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Keolis results offer hope to transport operators around the world

Keolis’ results are more than just figures, they suggest that the future may well be brighter than the pessimistic vision many operators fear is waiting for them post-COVID-19.

Keolis has opened a new section of its first tram network in China

Keolis CEO Bernard Tabary its services in Shanghai had almost returned to pre-pandemic ridership levels

Transport operator Keolis has announced revenues of €6.1 billion in 2020, down 7.5 per cent, following a year marked by the pandemic.

Keolis, which runs transport networks in cities across the globe, announced the result in a press conference this morning, in which senior figures within the company also revealed their optimism for the future of the transport industry.

2020 was of course the most difficult of years for operators around the world, and this was no different for Keolis, as Chairwoman of the Keolis Executive Board Marie-Ange Debon confirmed.

“Since the crisis began, the Group has worked hand-in-hand with public transport authorities to implement the necessary safety measures to protect passengers and employees and to adapt the transport offer wherever necessary,” she said.

Keolis is perhaps in a somewhat unique position of operating transport services in cities globally, from Boston in the US to Jiaxing in China. Kathleen Wantz-O’Rourke, Group Executive Director Finance and Legal, said this meant Keolis’ losses were able to be mitigated, as COVID-19 restrictions differed in different countries at different times.

Yet this geographical diversity also offered an insight into what the transport industry can expect in post-COVID-19 future. Group Executive Director France, and Chairman of Effia, Frédéric Baverez, claimed that transport services had bounced back quickly after lockdowns had finished, whether that be earlier in 2020 in the cases of China and Australia, or the summer in the case of most of Europe.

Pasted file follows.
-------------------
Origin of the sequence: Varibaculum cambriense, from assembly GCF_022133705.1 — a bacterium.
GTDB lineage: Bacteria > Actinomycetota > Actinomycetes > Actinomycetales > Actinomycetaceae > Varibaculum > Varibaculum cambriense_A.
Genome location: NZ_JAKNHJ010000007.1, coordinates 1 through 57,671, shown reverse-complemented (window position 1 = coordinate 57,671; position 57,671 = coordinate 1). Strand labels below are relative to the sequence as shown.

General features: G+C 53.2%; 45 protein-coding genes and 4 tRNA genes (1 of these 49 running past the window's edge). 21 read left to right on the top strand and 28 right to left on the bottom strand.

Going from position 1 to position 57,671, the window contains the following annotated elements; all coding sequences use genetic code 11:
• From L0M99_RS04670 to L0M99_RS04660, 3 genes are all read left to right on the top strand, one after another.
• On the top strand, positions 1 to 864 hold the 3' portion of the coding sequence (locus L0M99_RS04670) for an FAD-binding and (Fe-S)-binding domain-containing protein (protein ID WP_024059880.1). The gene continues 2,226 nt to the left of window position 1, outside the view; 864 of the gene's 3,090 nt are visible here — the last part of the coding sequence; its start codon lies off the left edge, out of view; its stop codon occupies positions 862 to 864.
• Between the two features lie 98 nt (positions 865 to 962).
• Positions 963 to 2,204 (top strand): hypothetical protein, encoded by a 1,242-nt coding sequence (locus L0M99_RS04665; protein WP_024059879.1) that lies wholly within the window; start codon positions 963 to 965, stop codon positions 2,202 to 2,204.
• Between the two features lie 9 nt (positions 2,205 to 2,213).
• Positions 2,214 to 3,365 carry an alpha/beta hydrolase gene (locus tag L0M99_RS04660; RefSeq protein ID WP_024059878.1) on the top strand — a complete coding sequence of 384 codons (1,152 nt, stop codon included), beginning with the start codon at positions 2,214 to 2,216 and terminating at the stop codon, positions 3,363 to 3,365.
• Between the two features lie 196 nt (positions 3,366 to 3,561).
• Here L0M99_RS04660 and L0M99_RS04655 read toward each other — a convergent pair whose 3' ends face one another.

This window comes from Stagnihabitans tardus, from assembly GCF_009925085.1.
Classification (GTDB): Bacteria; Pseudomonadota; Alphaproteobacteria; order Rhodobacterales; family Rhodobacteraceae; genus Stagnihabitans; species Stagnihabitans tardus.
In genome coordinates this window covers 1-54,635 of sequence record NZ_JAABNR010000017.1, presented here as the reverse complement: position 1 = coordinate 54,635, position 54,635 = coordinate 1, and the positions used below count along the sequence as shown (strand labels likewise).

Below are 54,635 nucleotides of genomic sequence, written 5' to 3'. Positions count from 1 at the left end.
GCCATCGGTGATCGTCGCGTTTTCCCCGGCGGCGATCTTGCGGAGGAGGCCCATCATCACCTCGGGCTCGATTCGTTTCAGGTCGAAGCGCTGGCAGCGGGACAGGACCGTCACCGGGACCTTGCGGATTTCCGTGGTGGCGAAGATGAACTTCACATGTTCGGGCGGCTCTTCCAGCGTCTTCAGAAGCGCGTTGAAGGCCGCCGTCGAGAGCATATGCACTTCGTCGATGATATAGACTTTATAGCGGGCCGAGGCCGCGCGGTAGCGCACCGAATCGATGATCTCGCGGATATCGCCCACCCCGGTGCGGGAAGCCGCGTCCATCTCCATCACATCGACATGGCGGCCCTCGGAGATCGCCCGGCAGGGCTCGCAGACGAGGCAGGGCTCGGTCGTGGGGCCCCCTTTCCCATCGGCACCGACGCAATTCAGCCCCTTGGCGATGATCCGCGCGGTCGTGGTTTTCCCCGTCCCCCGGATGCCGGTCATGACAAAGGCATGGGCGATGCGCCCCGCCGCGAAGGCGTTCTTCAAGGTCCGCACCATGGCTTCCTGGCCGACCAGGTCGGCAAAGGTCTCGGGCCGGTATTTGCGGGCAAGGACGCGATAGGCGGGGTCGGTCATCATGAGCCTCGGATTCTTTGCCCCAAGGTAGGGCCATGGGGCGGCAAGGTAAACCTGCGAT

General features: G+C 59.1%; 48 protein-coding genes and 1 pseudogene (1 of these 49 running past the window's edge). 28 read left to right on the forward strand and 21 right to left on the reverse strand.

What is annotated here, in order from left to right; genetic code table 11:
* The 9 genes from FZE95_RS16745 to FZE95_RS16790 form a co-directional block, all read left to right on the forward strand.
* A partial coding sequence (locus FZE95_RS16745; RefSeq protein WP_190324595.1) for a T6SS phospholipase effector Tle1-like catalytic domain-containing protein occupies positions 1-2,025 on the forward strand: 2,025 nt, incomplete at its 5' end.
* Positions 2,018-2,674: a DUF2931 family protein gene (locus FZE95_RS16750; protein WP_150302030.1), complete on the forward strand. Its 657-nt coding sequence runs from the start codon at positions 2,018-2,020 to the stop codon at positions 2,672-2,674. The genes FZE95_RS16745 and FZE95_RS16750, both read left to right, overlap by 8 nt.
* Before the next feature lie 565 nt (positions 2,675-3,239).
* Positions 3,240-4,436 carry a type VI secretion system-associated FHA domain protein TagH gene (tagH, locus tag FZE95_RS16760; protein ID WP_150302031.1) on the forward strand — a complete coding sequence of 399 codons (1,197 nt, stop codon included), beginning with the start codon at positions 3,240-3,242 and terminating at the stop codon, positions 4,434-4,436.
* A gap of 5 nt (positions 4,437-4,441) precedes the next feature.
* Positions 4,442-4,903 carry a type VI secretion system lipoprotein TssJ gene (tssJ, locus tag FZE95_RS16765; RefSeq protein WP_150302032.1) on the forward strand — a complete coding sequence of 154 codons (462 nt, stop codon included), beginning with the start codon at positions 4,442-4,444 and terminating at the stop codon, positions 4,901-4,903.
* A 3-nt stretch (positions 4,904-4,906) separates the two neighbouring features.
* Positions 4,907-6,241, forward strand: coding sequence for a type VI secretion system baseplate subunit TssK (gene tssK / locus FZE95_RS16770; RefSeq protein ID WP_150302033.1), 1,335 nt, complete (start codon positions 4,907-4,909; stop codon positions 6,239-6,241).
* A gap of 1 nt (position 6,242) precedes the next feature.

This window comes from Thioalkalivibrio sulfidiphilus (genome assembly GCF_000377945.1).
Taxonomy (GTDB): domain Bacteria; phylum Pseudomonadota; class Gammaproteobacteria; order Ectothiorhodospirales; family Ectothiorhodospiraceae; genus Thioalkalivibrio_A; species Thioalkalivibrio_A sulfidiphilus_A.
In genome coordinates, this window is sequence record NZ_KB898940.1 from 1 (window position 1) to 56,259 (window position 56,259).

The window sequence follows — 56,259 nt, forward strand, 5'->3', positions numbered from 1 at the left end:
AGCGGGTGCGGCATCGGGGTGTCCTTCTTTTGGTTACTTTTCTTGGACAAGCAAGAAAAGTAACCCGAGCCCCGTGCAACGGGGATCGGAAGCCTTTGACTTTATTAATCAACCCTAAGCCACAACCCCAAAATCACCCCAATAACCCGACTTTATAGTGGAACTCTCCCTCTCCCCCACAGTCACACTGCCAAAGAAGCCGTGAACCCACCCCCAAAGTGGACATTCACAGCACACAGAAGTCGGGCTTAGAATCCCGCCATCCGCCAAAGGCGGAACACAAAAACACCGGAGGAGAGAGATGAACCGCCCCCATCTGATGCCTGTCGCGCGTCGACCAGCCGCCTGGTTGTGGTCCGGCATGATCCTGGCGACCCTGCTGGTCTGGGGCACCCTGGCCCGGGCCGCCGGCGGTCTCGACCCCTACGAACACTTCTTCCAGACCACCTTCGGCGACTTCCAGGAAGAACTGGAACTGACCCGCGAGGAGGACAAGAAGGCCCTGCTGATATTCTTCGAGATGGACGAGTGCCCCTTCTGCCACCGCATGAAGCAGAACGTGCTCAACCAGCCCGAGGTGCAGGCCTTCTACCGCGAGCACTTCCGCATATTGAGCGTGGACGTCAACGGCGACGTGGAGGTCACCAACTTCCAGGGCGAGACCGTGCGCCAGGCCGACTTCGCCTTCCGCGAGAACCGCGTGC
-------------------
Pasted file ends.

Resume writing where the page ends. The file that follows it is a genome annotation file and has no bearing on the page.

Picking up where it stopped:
In fact, International CEO Bernard Tabary also claimed that services run by Keolis in Shanghai were back to the levels they were pre-pandemic, suggesting that the appetite for public transport remains, and will in fact resurrect fairly quickly one lockdowns end in other parts of the world.

It’s this that will perhaps be of most interest to the industry. Keolis’ global portfolio acts as a useful insight into the future for operators in Europe and the US, who are perhaps forgiven for holding anxieties that former passengers may never regularly use buses or trams ever again now their working world has been turned upside down.

“We approach 2021 with confidence in order to return to the path of growth,” continued Debon. “Convinced of the key role that public transport will play in an economic, inclusive and sustainable recovery, and determined to put our expertise to work to meet these challenges, we have set out a corporate purpose that reflects our commitments.”

Though the losses have been brutal, and Keolis’ shrink in growth may well turn out to be a lot more positive than other operators’ results for 2020, the fact that it was able to mitigate its losses in areas particularly affected by the pandemic with those that have witnessed a return to ‘normal’ life more quickly, will no doubt provide hope for operators based in Europe and the US.

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